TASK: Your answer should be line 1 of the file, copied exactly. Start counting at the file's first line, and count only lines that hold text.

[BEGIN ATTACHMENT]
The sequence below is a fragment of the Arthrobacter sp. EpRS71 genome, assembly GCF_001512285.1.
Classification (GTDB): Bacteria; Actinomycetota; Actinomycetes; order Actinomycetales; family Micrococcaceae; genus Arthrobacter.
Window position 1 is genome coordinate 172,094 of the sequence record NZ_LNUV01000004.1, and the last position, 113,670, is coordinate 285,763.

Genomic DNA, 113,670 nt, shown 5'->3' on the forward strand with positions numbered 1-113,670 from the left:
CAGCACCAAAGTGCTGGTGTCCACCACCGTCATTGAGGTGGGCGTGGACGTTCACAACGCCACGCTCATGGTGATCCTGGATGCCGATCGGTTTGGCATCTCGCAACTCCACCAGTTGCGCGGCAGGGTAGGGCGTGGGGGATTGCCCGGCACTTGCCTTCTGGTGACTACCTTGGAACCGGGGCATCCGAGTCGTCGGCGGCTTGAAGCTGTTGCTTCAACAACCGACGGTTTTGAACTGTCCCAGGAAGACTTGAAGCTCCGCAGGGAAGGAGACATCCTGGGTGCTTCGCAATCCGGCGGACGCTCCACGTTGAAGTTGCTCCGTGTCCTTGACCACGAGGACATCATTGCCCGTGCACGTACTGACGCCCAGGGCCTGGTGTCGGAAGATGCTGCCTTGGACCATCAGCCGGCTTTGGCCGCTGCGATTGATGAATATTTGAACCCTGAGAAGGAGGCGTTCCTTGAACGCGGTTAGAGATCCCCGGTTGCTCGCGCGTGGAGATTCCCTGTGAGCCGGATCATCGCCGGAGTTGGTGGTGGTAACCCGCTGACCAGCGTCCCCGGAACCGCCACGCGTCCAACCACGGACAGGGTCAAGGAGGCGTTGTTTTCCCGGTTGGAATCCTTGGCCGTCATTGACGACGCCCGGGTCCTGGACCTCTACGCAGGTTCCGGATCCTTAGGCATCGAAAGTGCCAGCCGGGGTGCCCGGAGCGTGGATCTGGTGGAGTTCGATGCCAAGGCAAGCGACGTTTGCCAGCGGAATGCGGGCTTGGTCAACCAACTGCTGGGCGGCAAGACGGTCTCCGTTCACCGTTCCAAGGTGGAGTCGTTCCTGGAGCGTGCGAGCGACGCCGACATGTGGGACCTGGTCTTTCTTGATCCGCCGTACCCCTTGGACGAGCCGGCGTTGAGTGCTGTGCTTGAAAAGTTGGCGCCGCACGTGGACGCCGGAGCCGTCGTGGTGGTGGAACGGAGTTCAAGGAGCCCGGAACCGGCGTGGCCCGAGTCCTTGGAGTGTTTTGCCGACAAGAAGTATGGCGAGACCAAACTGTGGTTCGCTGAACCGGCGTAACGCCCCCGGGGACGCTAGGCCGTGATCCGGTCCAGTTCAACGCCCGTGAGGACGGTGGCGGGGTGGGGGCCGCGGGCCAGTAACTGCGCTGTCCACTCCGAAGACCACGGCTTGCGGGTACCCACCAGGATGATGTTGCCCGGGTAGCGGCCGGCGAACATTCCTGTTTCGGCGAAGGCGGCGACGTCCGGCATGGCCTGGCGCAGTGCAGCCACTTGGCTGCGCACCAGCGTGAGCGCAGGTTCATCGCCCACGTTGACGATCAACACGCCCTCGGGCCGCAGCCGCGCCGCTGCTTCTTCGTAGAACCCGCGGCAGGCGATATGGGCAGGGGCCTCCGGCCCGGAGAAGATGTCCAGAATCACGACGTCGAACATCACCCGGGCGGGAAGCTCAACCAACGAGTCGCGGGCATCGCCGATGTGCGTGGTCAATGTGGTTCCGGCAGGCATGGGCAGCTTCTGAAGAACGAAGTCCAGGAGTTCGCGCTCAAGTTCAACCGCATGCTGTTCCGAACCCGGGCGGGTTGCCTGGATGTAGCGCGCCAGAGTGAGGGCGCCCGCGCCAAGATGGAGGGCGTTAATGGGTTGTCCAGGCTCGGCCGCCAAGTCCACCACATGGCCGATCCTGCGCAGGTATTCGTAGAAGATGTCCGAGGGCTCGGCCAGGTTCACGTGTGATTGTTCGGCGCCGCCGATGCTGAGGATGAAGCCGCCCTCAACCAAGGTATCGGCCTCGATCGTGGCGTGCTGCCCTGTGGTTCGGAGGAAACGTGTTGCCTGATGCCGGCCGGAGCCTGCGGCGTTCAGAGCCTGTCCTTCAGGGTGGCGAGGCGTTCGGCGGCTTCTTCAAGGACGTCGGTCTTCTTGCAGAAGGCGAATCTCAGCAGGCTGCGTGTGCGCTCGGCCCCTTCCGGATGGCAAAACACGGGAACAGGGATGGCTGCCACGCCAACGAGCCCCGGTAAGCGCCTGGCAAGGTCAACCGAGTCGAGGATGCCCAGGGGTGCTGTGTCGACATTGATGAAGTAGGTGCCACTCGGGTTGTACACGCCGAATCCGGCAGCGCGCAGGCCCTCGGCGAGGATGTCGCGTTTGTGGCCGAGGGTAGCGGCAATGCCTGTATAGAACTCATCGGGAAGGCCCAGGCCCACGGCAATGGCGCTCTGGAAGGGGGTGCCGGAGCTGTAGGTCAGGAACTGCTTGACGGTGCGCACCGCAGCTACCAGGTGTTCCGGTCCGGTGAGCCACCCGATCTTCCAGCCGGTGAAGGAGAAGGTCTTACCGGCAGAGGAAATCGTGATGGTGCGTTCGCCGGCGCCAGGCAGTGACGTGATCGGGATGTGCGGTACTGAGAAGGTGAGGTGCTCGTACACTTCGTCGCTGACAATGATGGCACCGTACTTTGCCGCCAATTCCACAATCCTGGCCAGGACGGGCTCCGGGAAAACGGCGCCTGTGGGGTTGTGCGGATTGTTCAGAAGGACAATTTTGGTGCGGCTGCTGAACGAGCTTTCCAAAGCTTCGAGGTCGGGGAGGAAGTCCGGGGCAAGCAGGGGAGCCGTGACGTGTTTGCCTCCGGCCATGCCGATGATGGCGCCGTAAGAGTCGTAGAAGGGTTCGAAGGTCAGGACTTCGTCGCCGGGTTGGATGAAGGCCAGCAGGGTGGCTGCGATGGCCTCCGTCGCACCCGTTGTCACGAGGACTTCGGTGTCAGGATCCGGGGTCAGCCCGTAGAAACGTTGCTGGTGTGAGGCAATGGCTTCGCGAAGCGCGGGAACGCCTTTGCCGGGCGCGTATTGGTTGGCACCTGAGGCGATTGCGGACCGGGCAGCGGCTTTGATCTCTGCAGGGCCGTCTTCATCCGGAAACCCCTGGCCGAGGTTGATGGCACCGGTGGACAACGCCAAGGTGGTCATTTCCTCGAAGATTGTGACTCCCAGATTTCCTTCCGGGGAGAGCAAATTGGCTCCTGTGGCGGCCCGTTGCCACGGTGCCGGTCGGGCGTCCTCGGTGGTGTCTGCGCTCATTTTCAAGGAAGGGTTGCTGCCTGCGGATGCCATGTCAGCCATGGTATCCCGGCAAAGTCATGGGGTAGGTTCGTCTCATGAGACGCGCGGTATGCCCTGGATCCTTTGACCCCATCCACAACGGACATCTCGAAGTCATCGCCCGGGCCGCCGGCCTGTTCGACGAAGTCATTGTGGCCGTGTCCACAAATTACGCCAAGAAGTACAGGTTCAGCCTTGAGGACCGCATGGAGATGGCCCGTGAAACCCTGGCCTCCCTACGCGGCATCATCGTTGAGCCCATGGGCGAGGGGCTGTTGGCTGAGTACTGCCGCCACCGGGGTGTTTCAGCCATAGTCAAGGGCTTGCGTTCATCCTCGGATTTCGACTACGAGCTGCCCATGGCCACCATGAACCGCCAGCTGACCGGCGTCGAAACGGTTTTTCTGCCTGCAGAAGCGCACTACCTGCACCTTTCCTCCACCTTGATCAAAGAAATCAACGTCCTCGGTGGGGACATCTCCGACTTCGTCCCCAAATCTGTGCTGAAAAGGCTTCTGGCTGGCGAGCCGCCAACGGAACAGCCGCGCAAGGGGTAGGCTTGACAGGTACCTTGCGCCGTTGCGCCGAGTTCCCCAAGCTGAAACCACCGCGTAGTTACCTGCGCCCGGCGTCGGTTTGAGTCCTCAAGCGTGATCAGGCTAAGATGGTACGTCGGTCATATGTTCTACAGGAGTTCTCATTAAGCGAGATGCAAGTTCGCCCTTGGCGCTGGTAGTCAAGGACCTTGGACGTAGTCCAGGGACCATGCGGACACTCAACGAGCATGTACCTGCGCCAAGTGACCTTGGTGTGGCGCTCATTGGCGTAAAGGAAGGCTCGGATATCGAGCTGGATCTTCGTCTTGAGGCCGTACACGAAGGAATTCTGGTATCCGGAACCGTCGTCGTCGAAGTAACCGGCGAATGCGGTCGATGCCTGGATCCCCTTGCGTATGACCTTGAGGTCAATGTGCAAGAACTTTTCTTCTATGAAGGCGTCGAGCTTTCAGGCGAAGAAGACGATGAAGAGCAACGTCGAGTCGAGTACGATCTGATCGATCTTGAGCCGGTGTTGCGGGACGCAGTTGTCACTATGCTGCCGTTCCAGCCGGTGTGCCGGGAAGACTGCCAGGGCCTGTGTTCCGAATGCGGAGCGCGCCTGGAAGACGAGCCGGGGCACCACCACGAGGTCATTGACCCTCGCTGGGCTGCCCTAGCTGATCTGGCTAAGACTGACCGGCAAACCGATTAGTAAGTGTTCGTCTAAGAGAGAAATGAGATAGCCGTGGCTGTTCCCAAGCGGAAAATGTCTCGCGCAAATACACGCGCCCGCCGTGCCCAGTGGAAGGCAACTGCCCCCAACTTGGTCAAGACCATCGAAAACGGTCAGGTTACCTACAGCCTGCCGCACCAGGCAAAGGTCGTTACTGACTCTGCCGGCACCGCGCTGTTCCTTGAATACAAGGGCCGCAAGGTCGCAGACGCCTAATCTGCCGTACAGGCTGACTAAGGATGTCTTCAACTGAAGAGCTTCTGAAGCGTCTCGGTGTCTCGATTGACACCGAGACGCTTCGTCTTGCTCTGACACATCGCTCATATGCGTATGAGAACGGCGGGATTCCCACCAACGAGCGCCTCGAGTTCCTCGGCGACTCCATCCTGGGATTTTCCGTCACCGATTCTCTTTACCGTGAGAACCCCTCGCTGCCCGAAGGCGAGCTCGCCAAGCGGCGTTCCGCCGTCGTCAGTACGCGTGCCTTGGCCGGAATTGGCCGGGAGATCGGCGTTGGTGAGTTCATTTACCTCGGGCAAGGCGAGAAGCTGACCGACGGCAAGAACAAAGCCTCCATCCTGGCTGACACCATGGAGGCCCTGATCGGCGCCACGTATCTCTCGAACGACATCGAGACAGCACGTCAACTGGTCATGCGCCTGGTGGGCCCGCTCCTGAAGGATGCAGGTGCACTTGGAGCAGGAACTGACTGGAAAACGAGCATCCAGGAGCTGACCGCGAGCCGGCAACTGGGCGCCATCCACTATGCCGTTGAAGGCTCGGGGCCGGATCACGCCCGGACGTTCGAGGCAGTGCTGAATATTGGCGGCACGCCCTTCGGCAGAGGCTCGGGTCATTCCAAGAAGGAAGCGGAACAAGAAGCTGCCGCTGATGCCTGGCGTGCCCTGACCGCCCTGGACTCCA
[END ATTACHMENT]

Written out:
The sequence below is a fragment of the Arthrobacter sp. EpRS71 genome, assembly GCF_001512285.1.